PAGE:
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March 8, 2013 / samwilson60

South of the equator, for real

Back on the road, we retraced our steps to and across the equator, for the third and final time (on this side of the continent at least). This time we did stop and celebrate the occasion with the last of the New Year’s fizz, which we were more than happy to spray around in the hedgerow.

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After that, it was a long but smooth drive south to Lambaréné, passing through more lush forests and more roadside bush meat than ever. We didn’t inspect it closely enough to identify everything, but there was an unmistakably large snake and what looked like a medium-sized crocodile in amongst the miscellaneous monkeys and deer-type mammals.

Before we’d even made it into Lambaréné, we knew we’d like it. The town – considered more of a village by the locals – is set on an island in the Ogooué river, a beautiful and rather moving spot. Albert Schweitzer, the founder of a now famous hospital on the north bank, apparently thought so too. We stayed on the hospital grounds, which also include a museum, craftsmen, a grocery shop and a patisserie, plus a handful of pelicans. The chalets provided for visitors are the best value we can imagine in Gabon and come complete with bathrooms reminiscent of cross-channel ferries (in a good way). The women running the museum are a bit characterful and the museum itself is small but well done and genuinely inspiring.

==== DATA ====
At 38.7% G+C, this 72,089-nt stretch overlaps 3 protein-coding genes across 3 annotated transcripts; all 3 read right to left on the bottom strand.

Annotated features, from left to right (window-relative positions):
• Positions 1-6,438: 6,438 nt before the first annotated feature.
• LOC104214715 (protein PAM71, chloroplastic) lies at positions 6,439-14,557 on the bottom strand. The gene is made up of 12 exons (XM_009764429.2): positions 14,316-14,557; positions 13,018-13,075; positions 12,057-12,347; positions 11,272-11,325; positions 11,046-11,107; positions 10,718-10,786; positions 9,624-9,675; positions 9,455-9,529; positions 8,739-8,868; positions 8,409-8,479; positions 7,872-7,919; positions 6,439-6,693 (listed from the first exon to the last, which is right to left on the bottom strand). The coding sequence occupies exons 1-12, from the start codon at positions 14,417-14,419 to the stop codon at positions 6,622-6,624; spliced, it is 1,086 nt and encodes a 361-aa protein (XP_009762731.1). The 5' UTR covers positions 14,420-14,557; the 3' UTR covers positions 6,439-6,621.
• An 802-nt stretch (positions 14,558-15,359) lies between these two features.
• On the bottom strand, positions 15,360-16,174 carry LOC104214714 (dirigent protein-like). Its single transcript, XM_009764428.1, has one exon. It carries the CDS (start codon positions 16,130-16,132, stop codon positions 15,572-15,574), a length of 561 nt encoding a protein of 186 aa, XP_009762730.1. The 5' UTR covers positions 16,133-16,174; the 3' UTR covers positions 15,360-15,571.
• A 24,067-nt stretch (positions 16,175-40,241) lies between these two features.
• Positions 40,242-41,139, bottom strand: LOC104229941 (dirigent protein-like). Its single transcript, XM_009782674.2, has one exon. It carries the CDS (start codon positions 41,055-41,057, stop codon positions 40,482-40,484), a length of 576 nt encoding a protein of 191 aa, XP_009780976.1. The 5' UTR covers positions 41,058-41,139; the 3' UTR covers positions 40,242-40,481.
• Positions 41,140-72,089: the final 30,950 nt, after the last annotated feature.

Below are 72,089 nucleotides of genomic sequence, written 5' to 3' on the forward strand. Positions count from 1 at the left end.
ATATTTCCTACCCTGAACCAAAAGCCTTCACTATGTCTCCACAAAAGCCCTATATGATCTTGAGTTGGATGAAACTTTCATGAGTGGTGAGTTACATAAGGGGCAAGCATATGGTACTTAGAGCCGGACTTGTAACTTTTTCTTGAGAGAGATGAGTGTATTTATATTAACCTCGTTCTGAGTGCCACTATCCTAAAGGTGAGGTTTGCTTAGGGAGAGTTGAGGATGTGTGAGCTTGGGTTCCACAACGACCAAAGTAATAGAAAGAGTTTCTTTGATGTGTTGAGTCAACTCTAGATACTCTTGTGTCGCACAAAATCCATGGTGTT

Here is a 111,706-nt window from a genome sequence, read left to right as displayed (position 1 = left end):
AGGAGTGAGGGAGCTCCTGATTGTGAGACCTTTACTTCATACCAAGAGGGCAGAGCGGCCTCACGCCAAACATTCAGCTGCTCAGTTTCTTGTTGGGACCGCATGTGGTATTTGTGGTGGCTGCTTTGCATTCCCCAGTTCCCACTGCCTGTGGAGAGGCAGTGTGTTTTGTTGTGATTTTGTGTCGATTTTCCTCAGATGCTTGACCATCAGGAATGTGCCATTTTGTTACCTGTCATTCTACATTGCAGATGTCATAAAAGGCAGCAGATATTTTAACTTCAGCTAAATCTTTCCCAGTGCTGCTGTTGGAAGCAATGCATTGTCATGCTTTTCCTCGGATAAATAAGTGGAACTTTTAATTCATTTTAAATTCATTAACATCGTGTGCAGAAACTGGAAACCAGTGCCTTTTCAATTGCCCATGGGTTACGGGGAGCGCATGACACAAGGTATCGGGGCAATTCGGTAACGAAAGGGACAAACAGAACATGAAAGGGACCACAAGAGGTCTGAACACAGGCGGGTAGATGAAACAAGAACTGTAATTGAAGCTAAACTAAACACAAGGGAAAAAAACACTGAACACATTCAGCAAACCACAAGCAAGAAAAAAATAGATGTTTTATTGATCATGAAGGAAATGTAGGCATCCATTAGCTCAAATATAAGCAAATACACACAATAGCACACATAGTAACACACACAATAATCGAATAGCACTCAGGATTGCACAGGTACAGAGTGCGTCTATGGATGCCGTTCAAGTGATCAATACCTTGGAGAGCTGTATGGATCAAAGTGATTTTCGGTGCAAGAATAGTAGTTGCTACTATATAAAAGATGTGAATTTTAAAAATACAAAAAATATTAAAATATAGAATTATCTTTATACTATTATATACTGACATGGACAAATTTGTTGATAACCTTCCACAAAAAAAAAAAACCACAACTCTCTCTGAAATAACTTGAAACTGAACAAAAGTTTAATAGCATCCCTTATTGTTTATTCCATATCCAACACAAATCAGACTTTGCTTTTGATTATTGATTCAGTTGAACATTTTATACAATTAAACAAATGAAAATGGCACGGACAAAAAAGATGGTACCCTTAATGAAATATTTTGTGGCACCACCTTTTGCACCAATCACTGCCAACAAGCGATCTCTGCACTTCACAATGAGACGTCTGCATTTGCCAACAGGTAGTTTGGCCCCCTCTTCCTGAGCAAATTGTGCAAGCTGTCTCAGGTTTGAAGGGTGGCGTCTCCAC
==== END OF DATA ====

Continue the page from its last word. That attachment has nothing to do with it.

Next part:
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We had the perfect first night back on the road and felt we were slowly getting back into the swing of things. South of Lambaréné the roads remained excellent but the landscape opened up dramatically. Then, on leaving Mouila, the tarmac ended and the road turned to piste. For the most part it was good but it wasn’t without the odd hole/semi-intact bridge. Sam thought it reassuring to point out that one, at least, had a steel sub-structure but he also conceded that without this it would have been little more than a hole suspended over a river.

From Lambaréné we made it all the way to Ndendé, the last town before the Congo border. As always, we planned to rest up and cross over the following day but we knew our accommodation options would be limited at best so pulled in at first place we passed advertising as a motel. It provided a really grotty room but lots of space for water tank maintenance, running water inside the room and out (particularly useful for refilling the water tank), excellent chicken and chips and cheap beer. We put the tent up inside the grotty room and considered the evening a success.

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